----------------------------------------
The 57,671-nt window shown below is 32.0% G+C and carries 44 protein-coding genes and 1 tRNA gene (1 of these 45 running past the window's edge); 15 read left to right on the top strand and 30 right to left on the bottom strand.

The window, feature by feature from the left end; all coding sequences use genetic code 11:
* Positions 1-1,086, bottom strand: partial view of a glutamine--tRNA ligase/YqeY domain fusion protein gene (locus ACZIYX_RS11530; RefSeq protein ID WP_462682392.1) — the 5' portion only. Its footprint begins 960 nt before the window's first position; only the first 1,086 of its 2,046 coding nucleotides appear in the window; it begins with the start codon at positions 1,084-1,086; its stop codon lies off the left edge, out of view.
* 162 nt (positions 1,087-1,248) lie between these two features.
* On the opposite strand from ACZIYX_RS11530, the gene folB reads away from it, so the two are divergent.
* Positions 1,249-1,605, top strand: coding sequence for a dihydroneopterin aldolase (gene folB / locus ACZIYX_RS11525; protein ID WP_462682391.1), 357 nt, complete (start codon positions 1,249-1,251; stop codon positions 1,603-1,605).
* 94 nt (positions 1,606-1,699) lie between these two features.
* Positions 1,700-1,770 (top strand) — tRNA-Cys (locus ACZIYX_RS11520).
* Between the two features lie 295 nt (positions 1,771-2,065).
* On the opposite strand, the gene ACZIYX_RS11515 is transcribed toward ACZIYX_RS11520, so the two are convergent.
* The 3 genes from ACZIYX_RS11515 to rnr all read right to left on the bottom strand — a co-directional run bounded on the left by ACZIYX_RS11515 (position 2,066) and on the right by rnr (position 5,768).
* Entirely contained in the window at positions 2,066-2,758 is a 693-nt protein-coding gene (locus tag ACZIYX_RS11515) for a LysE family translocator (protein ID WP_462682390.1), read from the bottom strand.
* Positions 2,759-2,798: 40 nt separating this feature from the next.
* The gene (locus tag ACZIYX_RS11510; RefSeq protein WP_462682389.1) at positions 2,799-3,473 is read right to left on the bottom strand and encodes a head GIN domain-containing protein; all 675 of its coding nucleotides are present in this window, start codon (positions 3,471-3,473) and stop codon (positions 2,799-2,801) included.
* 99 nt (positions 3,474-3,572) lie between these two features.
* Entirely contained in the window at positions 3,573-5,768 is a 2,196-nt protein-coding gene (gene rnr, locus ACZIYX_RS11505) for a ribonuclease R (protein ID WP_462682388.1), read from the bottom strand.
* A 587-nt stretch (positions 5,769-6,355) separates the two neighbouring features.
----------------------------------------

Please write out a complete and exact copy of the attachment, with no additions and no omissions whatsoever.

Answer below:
The 57,671-nt window shown below is 32.0% G+C and carries 44 protein-coding genes and 1 tRNA gene (1 of these 45 running past the window's edge); 15 read left to right on the top strand and 30 right to left on the bottom strand.

The window, feature by feature from the left end; all coding sequences use genetic code 11:
* Positions 1-1,086, bottom strand: partial view of a glutamine--tRNA ligase/YqeY domain fusion protein gene (locus ACZIYX_RS11530; RefSeq protein ID WP_462682392.1) — the 5' portion only. Its footprint begins 960 nt before the window's first position; only the first 1,086 of its 2,046 coding nucleotides appear in the window; it begins with the start codon at positions 1,084-1,086; its stop codon lies off the left edge, out of view.
* 162 nt (positions 1,087-1,248) lie between these two features.
* On the opposite strand from ACZIYX_RS11530, the gene folB reads away from it, so the two are divergent.
* Positions 1,249-1,605, top strand: coding sequence for a dihydroneopterin aldolase (gene folB / locus ACZIYX_RS11525; protein ID WP_462682391.1), 357 nt, complete (start codon positions 1,249-1,251; stop codon positions 1,603-1,605).
* 94 nt (positions 1,606-1,699) lie between these two features.
* Positions 1,700-1,770 (top strand) — tRNA-Cys (locus ACZIYX_RS11520).
* Between the two features lie 295 nt (positions 1,771-2,065).
* On the opposite strand, the gene ACZIYX_RS11515 is transcribed toward ACZIYX_RS11520, so the two are convergent.
* The 3 genes from ACZIYX_RS11515 to rnr all read right to left on the bottom strand — a co-directional run bounded on the left by ACZIYX_RS11515 (position 2,066) and on the right by rnr (position 5,768).
* Entirely contained in the window at positions 2,066-2,758 is a 693-nt protein-coding gene (locus tag ACZIYX_RS11515) for a LysE family translocator (protein ID WP_462682390.1), read from the bottom strand.
* Positions 2,759-2,798: 40 nt separating this feature from the next.
* The gene (locus tag ACZIYX_RS11510; RefSeq protein WP_462682389.1) at positions 2,799-3,473 is read right to left on the bottom strand and encodes a head GIN domain-containing protein; all 675 of its coding nucleotides are present in this window, start codon (positions 3,471-3,473) and stop codon (positions 2,799-2,801) included.
* 99 nt (positions 3,474-3,572) lie between these two features.
* Entirely contained in the window at positions 3,573-5,768 is a 2,196-nt protein-coding gene (gene rnr, locus ACZIYX_RS11505) for a ribonuclease R (protein ID WP_462682388.1), read from the bottom strand.
* A 587-nt stretch (positions 5,769-6,355) separates the two neighbouring features.